That’s got to ring some bells.
A cloud by day and a fire by night.
These are, of course, strong exodus images.

If there is to be hope for the city,
if there is to be rebuilding in the ruins,
if there is to be an urban renewal that will go deep enough to deal with the urban rot and corruption,
then there must be a new exodus.

There is no new creation without a new exodus.
There is no city of God without liberation from the empire
that has held the city captive.
This vision of a new city, this theology of urban ministry,
this hope for beauty to arise out of the ashes,
is not a vision of arrival, but of departure.

The prophet here tells us that there is a new exodus on offer,
a new path of liberation,
a new journey that is tenuous, long and dangerous,
but that is led by nothing less than the cloud by day and the fire by night.

If the picture of judgment is one of the defied and insulted glory of God
abandoning his people and giving them over to judgment,
then the hope of this new exodus is that the glory returns,
God’s presence accompanies them on this journey,
sojourns with them, and takes up residence again in the restored city.

And over the glory, the prophet pictures a canopy.
A sacred canopy of protection, a place of refuge,
a shelter from the storm and the rain,
that replaces the fallen and fraudulently constructed canopy of Israel.

Shelter from the storm,
a sacred canopy of protection,
a place of refuge.

The picture that the prophet paints is very interesting.
You’ve got this glory, this sense of presence,
……this sense of cultural and religious weight to things,
and over the glory there is a canopy, a pavilion,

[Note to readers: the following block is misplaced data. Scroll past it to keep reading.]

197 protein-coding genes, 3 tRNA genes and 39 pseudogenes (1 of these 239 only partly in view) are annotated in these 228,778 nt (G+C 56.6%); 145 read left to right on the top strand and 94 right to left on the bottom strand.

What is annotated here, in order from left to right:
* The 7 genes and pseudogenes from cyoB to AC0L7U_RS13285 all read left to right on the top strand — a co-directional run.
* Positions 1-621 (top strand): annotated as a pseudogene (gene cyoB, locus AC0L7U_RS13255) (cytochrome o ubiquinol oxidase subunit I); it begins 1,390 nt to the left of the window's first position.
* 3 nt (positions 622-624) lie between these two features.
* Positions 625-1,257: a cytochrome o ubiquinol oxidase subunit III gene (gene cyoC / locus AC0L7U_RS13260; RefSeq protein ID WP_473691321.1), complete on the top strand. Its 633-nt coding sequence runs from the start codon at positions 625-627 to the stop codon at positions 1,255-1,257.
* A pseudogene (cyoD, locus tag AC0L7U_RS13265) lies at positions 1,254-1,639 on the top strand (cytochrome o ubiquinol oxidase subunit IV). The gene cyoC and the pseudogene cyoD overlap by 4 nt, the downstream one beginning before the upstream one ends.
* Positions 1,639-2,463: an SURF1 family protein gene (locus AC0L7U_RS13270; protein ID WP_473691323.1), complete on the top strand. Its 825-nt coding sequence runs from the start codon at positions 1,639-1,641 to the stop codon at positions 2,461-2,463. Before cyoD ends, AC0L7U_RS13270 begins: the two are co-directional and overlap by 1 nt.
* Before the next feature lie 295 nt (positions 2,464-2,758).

……a shelter from the storm.

Now it seems to me that this sense of glory and canopy is pretty common to the way in which humans shape culture and conceive of their civilizations and cities.

Cities bear their own glory, their own sense of identity,
their own gravity, their own weight of meaning,
value and esteem.
Their glory can be found in their accomplishments,
often celebrated in monuments and events,
but that glory can also be a matter of reputation and fame,
and it is most often manifest in the built environment of the city,
its towers and neighbourhoods, parks and public buildings.

And over all of this glory, human life lives under a sacred canopy that provides ultimate legitimation and protection for that glory.

Now think about it for a moment.
The canopy legitimates the glory,
the canopy protects and justifies the glory.

So if you think of something like fascist architecture,
together with the well-ordered civic structure of fascist societies,
then the sacred canopy over that fascist glory will be a mythology, a narrative,
that provides sacred legitimation for this fascist state
and also for the fascist leader.

Or think of the glory of Washington, D.C
While there a sense of a borrowed glory from ancient Rome in the classic architecture and urban planning of Washington, D.C., there is a glory nonetheless.